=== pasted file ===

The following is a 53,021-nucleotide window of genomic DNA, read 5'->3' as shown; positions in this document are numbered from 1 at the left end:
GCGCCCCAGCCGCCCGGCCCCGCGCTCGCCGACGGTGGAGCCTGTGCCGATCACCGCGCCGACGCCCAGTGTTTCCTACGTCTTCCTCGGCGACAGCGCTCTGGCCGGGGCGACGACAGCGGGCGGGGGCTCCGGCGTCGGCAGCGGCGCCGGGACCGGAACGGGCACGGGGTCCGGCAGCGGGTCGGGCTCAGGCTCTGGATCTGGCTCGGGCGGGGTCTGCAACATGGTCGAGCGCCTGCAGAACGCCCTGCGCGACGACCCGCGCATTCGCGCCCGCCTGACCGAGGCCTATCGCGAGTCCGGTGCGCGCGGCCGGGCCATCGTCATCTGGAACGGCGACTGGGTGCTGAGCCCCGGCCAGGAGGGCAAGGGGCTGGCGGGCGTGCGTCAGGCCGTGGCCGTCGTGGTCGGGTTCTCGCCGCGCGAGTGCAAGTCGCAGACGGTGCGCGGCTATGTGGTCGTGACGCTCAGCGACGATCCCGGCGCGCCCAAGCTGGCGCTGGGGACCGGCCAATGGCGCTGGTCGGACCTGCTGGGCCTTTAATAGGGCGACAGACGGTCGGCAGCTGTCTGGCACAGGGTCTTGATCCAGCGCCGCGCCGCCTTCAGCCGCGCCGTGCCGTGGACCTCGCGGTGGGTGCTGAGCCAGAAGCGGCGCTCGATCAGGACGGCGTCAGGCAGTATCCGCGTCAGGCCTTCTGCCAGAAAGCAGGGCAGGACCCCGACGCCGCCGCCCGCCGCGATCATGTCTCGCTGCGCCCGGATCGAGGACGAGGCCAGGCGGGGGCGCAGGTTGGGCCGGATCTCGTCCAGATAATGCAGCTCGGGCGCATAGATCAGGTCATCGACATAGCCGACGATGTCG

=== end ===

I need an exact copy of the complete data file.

The following is a 53,021-nucleotide window of genomic DNA, read 5'->3' as shown; positions in this document are numbered from 1 at the left end:
GCGCCCCAGCCGCCCGGCCCCGCGCTCGCCGACGGTGGAGCCTGTGCCGATCACCGCGCCGACGCCCAGTGTTTCCTACGTCTTCCTCGGCGACAGCGCTCTGGCCGGGGCGACGACAGCGGGCGGGGGCTCCGGCGTCGGCAGCGGCGCCGGGACCGGAACGGGCACGGGGTCCGGCAGCGGGTCGGGCTCAGGCTCTGGATCTGGCTCGGGCGGGGTCTGCAACATGGTCGAGCGCCTGCAGAACGCCCTGCGCGACGACCCGCGCATTCGCGCCCGCCTGACCGAGGCCTATCGCGAGTCCGGTGCGCGCGGCCGGGCCATCGTCATCTGGAACGGCGACTGGGTGCTGAGCCCCGGCCAGGAGGGCAAGGGGCTGGCGGGCGTGCGTCAGGCCGTGGCCGTCGTGGTCGGGTTCTCGCCGCGCGAGTGCAAGTCGCAGACGGTGCGCGGCTATGTGGTCGTGACGCTCAGCGACGATCCCGGCGCGCCCAAGCTGGCGCTGGGGACCGGCCAATGGCGCTGGTCGGACCTGCTGGGCCTTTAATAGGGCGACAGACGGTCGGCAGCTGTCTGGCACAGGGTCTTGATCCAGCGCCGCGCCGCCTTCAGCCGCGCCGTGCCGTGGACCTCGCGGTGGGTGCTGAGCCAGAAGCGGCGCTCGATCAGGACGGCGTCAGGCAGTATCCGCGTCAGGCCTTCTGCCAGAAAGCAGGGCAGGACCCCGACGCCGCCGCCCGCCGCGATCATGTCTCGCTGCGCCCGGATCGAGGACGAGGCCAGGCGGGGGCGCAGGTTGGGCCGGATCTCGTCCAGATAATGCAGCTCGGGCGCATAGATCAGGTCATCGACATAGCCGACGATGTCG